Astronomers have discovered the closest black hole to our solar system found to date, located "just" 1,000 light-years away.
According to a study published in the journal Astronomy & Astrophysics, the black hole forms part of a triple star system known as HR 6819, which is so close, in astronomical terms, that you can see it without binoculars or telescopes from the southern hemisphere on a dark, clear night.
"We were totally surprised when we realised that this is the first stellar system with a black hole that can be seen with the unaided eye," Petr Hadrava, a co-author of the study from the Academy of Sciences of the Czech Republic, said in a statement.
The previous record holder is a black hole candidate known as V616 Mon that could be as near as 1,200 light-years away, although most astronomers consider a figure of 3,000 light-years to be more realistic.
Black holes are astronomical objects that are so massive and dense that nothing, not even light, can escape their gravitational pull.
First predicted by Albert Einstein's theory of general relativity, black holes contain a singularity, a single point of infinite density and gravity where space and time as we understand them break down. Surrounding the singularity is the event horizon, the boundary beyond which nothing can escape.
Stellar-mass black holes, those with masses tens of times that of the sun, form after massive stars die as supernova explosions and collapse into themselves under the influence of gravity. Other black holes meanwhile, can form when incredibly dense star remnants, called neutron stars, collide. Similarly the merger of two black holes, or one neutron star and a black hole, can also generate a new, larger black hole. In addition, there are supermassive black holes, thought to be present at the center of many galaxies, whose origins are more mysterious.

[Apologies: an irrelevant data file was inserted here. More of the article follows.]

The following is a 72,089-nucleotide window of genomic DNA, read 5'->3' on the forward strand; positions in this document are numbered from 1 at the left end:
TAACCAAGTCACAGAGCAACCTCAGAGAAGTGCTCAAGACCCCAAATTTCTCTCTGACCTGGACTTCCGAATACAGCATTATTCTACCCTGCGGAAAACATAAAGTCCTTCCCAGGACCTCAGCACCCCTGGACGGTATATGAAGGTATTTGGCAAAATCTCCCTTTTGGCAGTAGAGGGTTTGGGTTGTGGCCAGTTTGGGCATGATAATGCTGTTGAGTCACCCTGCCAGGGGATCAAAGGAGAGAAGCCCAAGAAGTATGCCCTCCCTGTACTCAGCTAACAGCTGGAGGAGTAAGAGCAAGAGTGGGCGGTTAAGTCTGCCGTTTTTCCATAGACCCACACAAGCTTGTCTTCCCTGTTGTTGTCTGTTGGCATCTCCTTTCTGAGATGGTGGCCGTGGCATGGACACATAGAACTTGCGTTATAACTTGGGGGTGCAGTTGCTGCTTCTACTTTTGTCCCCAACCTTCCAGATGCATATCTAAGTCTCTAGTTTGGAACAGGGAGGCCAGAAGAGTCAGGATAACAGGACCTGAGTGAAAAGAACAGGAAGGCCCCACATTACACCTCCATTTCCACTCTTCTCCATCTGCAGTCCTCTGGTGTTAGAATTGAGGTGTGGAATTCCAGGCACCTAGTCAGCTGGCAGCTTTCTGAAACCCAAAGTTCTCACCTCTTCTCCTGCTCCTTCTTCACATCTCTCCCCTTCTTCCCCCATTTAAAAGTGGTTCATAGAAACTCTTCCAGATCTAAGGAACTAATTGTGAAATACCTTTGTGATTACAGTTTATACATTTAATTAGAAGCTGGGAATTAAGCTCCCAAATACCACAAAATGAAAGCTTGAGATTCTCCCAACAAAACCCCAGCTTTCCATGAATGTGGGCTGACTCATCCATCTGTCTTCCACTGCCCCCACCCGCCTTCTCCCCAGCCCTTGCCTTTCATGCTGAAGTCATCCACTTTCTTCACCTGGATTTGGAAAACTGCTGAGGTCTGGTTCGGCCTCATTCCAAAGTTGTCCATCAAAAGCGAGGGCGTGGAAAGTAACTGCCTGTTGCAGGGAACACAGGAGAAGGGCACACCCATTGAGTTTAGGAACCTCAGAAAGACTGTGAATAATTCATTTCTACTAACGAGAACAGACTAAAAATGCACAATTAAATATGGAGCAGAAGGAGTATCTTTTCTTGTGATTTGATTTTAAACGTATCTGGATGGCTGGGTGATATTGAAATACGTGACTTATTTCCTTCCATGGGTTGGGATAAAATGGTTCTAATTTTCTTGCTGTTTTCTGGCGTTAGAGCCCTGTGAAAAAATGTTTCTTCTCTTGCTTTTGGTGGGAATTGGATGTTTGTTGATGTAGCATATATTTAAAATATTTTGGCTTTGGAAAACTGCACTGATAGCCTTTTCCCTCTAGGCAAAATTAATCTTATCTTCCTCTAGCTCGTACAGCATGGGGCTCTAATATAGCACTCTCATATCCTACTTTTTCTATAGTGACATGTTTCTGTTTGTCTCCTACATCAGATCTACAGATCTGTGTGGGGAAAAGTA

"Stellar-mass black holes must not be confused with the supermassive black holes lurking at the center of most massive galaxies," Dietrich Baade, an author of the study from the European Southern Observatory (ESO), told Newsweek. "For instance, [the one] in the Milky Way has a mass of 4.2 million suns. Supermassive black holes formed early in the universe and probably keep growing through the accretion of stars and mergers with other supermassive black holes."
Astronomers think that there are vast numbers of black holes in the galaxy, but to date, only a couple of dozen have been identified.
"If you take the age of the Milky Way, the number of stars it contains, and the life expectancy of these stars, it is only a back-of-the-envelope effort to realize that there must be very many stellar-mass black holes in the galaxy," Baade said. "More complex models predict between 100,000,000 and 1,000,000,000 of them."
Black holes cannot be observed directly with telescopes that detect X-rays, light, or other forms of electromagnetic radiation. However, scientists can infer their presence by looking for their effects on the matter that surrounds them. Any matter in the immediate vicinity of a black hole will gradually be drawn inwards in a process known as accretion, creating an "accretion disk" of orbiting material. For example, if a star ventures too close, it will be consumed by the black hole, violently ripped apart by its powerful gravitational forces.